US business calls on China to end domestic favouritism
May 11, 2021 – 3.57pm
US companies in China are are being denied market access and investment approval in favour of domestic firms, and fear more consumer boycotts as tension between the two countries continues to escalate.
The American Chamber of Commerce (AmCham) in China, which represents 900 companies, on Tuesday called on the world’s second -biggest economy to commit to equal treatment for foreign companies and drop implicit guidelines to replace imported products with domestic alternatives.
H&M items disappeared from major Chinese e-commerce platforms last months. US firms want equal treatment in China. Getty Images
In a press briefing, Chamber executives were careful to highlight the importance of China’s huge economy and commended its efforts to contain the coronavirus. However, it also acknowledged rising politic risks for foreign companies operating in China.
“We feel that local officials are reacting to the levels of tension in the relationship and taking the safer path to offer preference to the domestic industry,” said AmCham China chairman Greg Gilligan, pointing to areas such as market access and the speed of investment approvals.
The latest AmCham report is likely to resonate with Australian companies in China, which have been at Australian companies are even more vulnerable because their country does not have the economic or military clout of the US.
A consumer boycott against H&M, Nike, Adidas and Puma last month has also alarmed foreign companies operating in China. The brands were banned on some ecommerce sites because they had supported initiatives banning cotton sourced from .
Australian products have not yet been targeted by the same sort of consumer campaigns, although borders are currently closed to tourists and students so the future impact on those industries is not yet known. China has slapped restrictions or tariffs on billions of dollars worth of Australian exports.
H&M goods have disappeared from major Chinese e-commerce platforms last months. US firms want equal treatment in China. Getty Images
The US chamber said on Tuesday that its members ranked US-China bilateral tensions, which had accelerated during the pandemic, as the top challenge to doing business there. Beijing has long been criticised for supporting unprofitable state-owned firms (SOEs).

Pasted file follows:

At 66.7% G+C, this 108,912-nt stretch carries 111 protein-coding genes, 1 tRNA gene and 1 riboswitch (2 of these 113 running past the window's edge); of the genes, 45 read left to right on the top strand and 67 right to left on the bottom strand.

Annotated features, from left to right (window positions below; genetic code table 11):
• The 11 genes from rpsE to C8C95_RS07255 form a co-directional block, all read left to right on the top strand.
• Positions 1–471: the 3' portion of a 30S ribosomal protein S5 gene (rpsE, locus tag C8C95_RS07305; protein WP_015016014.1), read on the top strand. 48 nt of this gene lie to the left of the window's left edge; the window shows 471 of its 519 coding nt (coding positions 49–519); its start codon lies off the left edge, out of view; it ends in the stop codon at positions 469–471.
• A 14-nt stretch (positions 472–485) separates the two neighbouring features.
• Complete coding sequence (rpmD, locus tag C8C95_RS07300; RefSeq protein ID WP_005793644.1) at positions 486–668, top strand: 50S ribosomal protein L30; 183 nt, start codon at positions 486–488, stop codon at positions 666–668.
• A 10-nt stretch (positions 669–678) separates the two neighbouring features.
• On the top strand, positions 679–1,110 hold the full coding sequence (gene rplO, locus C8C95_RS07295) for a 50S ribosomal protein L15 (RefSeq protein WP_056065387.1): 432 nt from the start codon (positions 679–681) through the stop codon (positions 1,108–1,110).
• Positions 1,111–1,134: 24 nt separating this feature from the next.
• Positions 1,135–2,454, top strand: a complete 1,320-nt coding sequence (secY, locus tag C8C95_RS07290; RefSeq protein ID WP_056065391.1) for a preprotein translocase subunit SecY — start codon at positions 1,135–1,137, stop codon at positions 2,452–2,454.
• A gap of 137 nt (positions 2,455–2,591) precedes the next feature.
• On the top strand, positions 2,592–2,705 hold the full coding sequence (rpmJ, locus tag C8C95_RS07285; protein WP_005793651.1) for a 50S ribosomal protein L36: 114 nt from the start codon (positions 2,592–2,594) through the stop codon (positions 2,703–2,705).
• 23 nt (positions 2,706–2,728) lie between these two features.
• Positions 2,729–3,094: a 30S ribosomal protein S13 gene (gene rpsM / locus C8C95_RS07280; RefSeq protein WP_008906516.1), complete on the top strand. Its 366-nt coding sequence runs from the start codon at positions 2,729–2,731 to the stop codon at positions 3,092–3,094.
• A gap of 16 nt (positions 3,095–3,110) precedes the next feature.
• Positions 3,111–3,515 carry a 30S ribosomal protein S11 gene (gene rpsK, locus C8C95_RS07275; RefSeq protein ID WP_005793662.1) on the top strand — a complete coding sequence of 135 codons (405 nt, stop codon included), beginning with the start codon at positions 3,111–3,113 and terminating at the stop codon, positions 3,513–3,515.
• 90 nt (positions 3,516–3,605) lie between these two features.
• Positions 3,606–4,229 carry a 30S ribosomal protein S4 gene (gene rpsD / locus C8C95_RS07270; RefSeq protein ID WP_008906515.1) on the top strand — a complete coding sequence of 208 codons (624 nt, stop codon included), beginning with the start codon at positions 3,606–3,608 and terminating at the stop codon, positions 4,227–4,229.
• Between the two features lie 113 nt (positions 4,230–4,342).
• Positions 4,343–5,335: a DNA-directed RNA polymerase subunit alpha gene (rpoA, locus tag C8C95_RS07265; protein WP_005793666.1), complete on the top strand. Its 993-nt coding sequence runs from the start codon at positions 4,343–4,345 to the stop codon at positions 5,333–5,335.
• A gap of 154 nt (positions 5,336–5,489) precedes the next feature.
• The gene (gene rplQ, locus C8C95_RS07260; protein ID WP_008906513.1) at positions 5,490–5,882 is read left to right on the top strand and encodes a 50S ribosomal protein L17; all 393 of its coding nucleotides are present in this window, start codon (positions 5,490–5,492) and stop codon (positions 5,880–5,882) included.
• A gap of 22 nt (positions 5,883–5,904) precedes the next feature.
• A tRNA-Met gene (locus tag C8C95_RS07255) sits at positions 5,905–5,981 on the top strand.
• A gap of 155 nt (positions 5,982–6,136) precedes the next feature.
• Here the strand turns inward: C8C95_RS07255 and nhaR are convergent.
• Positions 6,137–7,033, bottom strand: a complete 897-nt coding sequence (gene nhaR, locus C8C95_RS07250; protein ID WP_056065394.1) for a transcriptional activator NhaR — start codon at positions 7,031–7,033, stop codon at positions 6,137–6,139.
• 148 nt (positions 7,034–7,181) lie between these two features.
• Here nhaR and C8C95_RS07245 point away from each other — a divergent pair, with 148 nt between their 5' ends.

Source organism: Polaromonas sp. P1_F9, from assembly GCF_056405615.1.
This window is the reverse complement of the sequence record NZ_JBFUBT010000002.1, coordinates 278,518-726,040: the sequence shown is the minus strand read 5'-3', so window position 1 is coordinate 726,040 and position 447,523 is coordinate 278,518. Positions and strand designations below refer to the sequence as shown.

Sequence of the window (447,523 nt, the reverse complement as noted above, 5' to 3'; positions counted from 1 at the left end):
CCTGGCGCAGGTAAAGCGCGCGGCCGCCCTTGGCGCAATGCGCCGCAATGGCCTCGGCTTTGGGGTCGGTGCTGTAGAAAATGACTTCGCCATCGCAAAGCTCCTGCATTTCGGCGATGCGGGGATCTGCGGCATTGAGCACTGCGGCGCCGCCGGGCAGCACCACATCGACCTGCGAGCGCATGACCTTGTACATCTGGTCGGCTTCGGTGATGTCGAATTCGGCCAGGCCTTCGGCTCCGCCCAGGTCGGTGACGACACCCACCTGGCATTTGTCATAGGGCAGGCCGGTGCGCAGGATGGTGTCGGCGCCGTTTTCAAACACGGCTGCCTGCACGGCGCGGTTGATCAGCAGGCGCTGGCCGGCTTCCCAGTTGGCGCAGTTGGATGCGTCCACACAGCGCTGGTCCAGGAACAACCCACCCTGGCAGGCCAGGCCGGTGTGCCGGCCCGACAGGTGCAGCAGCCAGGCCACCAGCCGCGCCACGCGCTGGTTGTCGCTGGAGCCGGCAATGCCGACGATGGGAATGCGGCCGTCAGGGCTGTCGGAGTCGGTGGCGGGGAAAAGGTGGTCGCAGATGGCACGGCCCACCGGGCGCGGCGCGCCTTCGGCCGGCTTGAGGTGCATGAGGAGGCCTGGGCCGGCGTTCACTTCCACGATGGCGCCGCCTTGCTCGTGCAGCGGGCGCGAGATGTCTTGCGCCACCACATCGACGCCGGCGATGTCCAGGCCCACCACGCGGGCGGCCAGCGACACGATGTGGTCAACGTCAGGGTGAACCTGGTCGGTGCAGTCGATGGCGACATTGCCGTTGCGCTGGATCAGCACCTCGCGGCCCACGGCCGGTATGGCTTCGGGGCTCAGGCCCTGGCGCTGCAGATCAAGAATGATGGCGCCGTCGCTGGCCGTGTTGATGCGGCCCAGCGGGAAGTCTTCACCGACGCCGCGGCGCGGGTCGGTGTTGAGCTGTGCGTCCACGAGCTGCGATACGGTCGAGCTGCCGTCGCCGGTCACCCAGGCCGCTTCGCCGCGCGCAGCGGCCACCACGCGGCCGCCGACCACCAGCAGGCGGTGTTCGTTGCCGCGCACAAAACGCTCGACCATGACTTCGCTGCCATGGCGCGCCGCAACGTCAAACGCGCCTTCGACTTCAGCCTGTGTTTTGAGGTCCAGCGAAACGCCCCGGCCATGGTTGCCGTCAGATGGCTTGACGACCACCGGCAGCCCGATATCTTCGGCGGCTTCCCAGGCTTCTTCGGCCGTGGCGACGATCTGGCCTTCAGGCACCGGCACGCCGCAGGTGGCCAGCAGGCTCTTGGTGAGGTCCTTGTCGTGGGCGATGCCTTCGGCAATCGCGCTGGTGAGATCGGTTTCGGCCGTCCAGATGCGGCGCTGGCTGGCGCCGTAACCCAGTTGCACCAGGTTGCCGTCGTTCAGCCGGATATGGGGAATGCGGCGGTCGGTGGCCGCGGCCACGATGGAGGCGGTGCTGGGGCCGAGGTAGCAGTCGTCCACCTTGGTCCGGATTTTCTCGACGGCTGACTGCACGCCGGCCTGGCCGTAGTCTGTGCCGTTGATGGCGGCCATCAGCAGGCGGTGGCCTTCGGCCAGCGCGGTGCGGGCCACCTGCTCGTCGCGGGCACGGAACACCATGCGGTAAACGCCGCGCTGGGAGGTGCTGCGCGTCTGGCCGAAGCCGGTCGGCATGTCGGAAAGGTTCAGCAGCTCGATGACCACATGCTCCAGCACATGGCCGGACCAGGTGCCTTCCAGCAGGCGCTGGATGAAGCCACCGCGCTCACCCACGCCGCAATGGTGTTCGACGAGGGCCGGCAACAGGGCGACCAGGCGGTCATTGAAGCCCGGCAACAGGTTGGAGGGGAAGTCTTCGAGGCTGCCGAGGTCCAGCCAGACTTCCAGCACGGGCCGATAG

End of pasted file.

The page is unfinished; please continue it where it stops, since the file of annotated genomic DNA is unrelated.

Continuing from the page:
China enacted a new foreign investment law in January 2020 which promised equal treatment for foreign firms. In a white paper released on Tuesday, the chamber said its implementation had been uneven in practice.
“Many long-standing economic and commercial issues that plague the foreign business community remain unaddressed, including China’s long-standing support for its SOEs, preferential treatment for domestically-invested enterprises, preferences for domestic technologies and products over foreign technologies and products in the procurement process, strict cybersecurity and data localisation requirements, and cyber intrusions,” the AmCham said.
The white paper called on China to drop “implicit” guidance to replace foreign products with locally-made alternatives. “The government should abandon the use of implicit, unpublished, or internal guidance to replace US or other foreign-made products/services with domestically made equivalent,” it said.
Australian executives operating in China also privately said conditions were becoming more challenging, but that the opportunities for growth and profits in the remained too promising to pack up and leave. Foreign companies were also concerned about new tax provisions which meant expatriate workers in China will pay more tax.
Two-way China-US trade in goods totalled US$560 billion ($715 billion) in 2020.
Chamber executives said they were confident that China wanted to resume talks about a phase-two trade deal with the US, although it was unclear if tariffs imposed by former president Donald Trump would be lifted. US Trade Representative Katherine Tai said last week she hoped to engage with China in the near term.